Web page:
“I was very excited,” said Sgt. James Michael Brown, of Headquarters and Headquarters Co., 1st Bn., 508th PIR, on his feelings immediately prior to the jump. “It was very muddy and pitch black. I couldn’t see my hands, let alone any enemy.”
No Enemy Resistance
Thanks to U.S. warplanes that covered their landing, paratroopers met no enemy resistance. The threat from an estimated 100,000 Iraqi troops dug in along the line separating the Kurdish-controlled region from the rest of the country never materialized.
“I saw no enemy soldiers” said Capt. Kyle Hadlock, commander of Headquarters and Headquarters Co., 508th PIR. “I landed in mud that became my enemy until the next day.”
Beyond securing oil fields, another task for the brigade, as with many other U.S. units in the country, is to provide a semblance, of order following the war. Two rival Kurdish factions–the Kurdistan Democratic Party and the Patriotic Union of Kurdistan–dominate the north. In Mosul, Kurds have reportedly forced Arabs from their homes, set up checkpoints to search cars and charged customers at gunpoint to enter gas stations.
Al Qaeda-linked, Tehran-backed
One potentially nasty foe the 173rd trained to fight in Iraq was the al Qaeda-linked Ansar al-Islam. Holed up in mountainous villages on the border with Iran, the group of some 700 Islamic extremists had been fighting against the secular Kurdish government of northern Iraq–out of Saddam Hussein’s control since 1991–for nearly two years. The group also had been blamed for several terrorist attacks in northern Iraq.
The Kurds say Ansar al-Islam is backed and funded by Tehran. About 150 of the group’s members are thought to be pro-Taliban fighters who escaped from Afghanistan in late 2001. They include members from Algeria and other Arab countries.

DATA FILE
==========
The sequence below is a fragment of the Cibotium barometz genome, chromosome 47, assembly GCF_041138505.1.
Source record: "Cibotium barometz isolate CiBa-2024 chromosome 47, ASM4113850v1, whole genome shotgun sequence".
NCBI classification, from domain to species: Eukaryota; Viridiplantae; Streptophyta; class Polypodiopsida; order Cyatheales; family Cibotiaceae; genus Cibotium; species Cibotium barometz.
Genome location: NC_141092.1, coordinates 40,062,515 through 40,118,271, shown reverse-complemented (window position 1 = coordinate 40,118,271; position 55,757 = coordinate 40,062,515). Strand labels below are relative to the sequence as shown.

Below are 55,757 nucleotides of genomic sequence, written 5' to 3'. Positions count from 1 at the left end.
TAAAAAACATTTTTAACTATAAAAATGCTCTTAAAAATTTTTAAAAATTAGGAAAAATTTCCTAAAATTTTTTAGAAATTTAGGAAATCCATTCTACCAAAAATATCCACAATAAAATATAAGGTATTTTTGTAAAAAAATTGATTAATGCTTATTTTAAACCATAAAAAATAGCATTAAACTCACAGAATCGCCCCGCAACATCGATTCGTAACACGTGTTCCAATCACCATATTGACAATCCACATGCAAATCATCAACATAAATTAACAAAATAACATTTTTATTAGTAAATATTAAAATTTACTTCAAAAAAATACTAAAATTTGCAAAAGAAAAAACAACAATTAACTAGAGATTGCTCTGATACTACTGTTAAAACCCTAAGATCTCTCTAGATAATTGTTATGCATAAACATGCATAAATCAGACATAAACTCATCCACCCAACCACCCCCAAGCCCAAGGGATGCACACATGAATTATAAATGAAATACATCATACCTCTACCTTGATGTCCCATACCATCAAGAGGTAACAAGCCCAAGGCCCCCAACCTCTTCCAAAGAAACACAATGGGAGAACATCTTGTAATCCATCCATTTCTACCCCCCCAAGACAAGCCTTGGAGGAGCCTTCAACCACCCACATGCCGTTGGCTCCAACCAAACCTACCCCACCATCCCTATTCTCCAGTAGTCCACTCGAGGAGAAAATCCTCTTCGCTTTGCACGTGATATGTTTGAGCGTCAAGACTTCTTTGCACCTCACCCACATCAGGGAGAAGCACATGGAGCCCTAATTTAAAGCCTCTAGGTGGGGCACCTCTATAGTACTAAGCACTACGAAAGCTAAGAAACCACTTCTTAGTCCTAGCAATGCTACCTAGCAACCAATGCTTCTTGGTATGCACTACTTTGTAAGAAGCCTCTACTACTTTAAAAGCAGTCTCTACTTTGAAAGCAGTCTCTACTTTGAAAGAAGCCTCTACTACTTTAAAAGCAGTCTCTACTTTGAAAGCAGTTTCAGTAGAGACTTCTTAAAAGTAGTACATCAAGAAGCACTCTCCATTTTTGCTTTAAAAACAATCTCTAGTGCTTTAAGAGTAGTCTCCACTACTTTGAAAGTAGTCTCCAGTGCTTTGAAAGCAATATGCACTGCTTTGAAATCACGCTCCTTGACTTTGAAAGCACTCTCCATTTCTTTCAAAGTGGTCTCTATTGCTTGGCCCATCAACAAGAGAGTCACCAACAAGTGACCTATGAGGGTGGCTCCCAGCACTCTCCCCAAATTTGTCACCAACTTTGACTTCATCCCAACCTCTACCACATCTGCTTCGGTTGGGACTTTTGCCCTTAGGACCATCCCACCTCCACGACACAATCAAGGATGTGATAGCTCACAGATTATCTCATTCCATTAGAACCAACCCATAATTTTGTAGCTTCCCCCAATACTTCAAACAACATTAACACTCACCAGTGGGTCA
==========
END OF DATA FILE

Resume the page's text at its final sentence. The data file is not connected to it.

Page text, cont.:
In late March, 100 U.S. Special Forces and 10,000 Kurdish pesh merga (“those who face death”) troops struck Ansar guerrillas, killing between 150-200 and capturing two, including a Palestinian from the Gaza Strip. Documents, such as the Jihad Encyclopedia, and information from the prisoners confirmed the group’s al Qaeda links.
“One of the problems with al Qaeda is that it is not a clearly identifiable organization,” explained a Special Forces officer involved in the attack. “They don’t wear an al Qaeda uniform or carry an al Qaeda passport, but they launch out these professionals who train and start groups.”
Vets Provide Link to Home
Since members of the 173rd deployed to Iraq, their families and the unit’s veterans have been able to stay connected with them in ways never experienced in past wars. The Web site for the Society of the 173rd Airborne Brigade–www.173rdairborne.com–has become a magnet for friends and relatives of those deployed in Iraq.
Though U.S. operations in northern Iraq have been successful, an unfortunate incident on May 3 resulted in the death of a 173rd trooper.
According to the Pentagon, Sgt. Sean C. Reynolds of the brigade’s 74th Long-Range Surveillance Company was “climbing a ladder when he fell,” causing his M-9 pistol to accidentally discharge.
COPYRIGHT 2003 Veterans of Foreign Wars of the United States
COPYRIGHT 2008 Gale, Cengage Learning